There is also another benefit in maintaining rhythm: A slow-paced dialogue scene that follows a fast-paced action scene will give the spectator a rest and allow her to reflect on the causal chain that lead to the current state of things and the relations between characters. It's a chance for digesting all the information and to develope a stance in regard to the state of affairs.

 

Pacing and Rhythm with Game Layers

Having multiple game layers (multi-level games, as Ernest Adams calls them) is one of the ways to set up such rhythm in games. Usually there will be a dual-layer structure consisting of a global and a local layer. Strategical decisions are made rather on the slow-paced global layer. Whereas local layers will send the player into rather fast-paced tactical combat. Switching back and forth between these layers will establish rythm. Let's look at two examples to make clear how game layers set pace and rhythm:

 

Sample game: Diablo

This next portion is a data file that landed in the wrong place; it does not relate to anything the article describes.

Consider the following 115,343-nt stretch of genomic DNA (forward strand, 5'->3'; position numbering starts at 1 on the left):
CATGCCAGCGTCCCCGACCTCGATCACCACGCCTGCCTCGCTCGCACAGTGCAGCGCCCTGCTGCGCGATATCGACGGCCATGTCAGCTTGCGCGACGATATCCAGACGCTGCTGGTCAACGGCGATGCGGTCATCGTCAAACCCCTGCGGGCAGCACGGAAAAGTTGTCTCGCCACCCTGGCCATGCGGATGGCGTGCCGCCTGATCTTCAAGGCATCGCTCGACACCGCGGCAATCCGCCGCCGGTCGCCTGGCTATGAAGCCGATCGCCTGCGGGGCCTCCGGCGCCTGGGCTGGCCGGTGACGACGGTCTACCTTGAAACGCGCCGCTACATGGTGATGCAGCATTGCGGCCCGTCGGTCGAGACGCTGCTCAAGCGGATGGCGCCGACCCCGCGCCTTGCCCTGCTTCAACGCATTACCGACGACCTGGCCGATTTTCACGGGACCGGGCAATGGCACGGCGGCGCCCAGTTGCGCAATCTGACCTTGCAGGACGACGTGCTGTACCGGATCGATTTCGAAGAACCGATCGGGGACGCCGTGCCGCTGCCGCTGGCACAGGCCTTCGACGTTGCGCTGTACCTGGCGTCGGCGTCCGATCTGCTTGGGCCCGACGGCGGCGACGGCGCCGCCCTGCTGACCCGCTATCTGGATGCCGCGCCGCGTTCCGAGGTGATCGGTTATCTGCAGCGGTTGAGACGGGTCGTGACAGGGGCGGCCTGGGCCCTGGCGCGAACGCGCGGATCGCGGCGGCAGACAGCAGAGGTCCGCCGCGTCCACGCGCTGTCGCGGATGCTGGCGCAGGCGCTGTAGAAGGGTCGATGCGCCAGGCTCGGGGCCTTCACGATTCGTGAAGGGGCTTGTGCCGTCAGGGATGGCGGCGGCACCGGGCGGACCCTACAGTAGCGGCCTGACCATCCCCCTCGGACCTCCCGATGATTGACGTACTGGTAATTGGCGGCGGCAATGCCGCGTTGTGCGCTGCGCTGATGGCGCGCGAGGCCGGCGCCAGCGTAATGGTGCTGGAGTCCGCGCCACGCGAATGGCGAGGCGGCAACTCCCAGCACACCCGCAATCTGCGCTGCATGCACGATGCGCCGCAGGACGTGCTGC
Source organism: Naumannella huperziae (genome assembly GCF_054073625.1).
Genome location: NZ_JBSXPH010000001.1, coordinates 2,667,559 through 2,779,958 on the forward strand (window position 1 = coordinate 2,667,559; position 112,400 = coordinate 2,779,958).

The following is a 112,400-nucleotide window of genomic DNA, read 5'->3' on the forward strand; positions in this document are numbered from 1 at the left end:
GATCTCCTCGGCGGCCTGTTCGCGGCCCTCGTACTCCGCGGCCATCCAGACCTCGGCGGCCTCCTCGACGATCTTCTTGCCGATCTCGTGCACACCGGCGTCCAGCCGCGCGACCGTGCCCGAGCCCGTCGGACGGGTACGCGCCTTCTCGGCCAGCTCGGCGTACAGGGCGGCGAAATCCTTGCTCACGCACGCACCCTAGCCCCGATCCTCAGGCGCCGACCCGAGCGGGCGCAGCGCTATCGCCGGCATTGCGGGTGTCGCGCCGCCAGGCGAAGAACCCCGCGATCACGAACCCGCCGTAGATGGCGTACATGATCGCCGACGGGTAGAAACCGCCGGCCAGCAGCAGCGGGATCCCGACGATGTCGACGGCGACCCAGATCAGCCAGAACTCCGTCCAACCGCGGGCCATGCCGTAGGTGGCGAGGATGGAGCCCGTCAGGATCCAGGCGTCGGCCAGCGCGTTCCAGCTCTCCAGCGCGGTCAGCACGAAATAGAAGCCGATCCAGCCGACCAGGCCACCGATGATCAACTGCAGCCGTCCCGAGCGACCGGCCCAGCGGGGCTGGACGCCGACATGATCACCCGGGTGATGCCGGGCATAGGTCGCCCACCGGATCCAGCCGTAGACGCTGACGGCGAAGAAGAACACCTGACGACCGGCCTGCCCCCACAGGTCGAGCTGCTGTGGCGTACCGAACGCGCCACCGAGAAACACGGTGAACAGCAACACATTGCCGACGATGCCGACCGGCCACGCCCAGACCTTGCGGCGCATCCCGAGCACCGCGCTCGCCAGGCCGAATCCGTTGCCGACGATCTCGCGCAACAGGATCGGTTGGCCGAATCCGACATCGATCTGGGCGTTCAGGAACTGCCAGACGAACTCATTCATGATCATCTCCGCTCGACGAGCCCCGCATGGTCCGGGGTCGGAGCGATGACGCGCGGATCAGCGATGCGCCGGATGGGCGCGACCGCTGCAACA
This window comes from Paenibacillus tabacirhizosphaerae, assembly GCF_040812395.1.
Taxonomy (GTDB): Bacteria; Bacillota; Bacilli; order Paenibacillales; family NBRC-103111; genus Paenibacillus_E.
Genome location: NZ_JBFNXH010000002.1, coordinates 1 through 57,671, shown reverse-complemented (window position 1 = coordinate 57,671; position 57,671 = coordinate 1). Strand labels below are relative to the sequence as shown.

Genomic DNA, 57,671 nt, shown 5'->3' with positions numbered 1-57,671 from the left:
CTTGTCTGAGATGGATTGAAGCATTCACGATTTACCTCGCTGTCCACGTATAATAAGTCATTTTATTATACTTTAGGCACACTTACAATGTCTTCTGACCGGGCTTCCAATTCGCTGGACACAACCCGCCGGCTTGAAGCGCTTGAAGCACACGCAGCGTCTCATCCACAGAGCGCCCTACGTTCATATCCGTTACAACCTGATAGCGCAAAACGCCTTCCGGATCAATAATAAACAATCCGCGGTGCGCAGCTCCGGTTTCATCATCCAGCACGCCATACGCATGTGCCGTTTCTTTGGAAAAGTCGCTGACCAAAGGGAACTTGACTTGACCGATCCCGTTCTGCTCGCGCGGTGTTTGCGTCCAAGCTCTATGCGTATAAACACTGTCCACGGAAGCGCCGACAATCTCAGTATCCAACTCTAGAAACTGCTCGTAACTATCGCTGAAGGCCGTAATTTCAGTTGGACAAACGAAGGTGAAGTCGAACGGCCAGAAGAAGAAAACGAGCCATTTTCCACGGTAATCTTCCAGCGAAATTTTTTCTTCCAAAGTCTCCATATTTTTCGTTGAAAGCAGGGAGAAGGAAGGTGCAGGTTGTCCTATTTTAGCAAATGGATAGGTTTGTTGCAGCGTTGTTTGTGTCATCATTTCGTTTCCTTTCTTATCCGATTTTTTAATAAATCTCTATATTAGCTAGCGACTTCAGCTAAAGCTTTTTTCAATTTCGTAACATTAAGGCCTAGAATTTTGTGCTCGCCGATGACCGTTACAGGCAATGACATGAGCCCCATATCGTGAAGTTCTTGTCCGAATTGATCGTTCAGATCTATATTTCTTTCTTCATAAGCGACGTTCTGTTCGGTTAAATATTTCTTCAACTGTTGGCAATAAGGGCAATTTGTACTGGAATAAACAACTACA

Global layer vs Local layer

   slow paced - fast paced

 Town - Dungeon

   dialogue & trade - battle & looting

 

Sample game: Need for Speed Underground 2

Global layer vs Local layer

   slow paced - fast paced

    City - Race

  exploration - competition 

     discoveries & "pimp my ride" - earning money & reputation

 

When we compare the layers in these two examples, the first thing we notice is that the local layers provide more event density than the global layers. First, there is an increased amount of motion, not just in terms of the action that takes place, but also in the construction of the screen event: We see a lot of primary, secondary and tertiary motion. Second: time is transformed into a scarce resource and thereby utilized as a form of putting pressure on the player. Third, gameplay procedures intensify: carrying out actions requires the player to apply complex key combinations in very quick succession.

The global layers on the other hand are rather meant for planning and reflection; decision-making is carried out on a lower pace.  Time is unlimited, controls are simple. The decisions that are made usually have long-term impacts in contrast to the often immediate impact of the decisions that are made during tactical combat.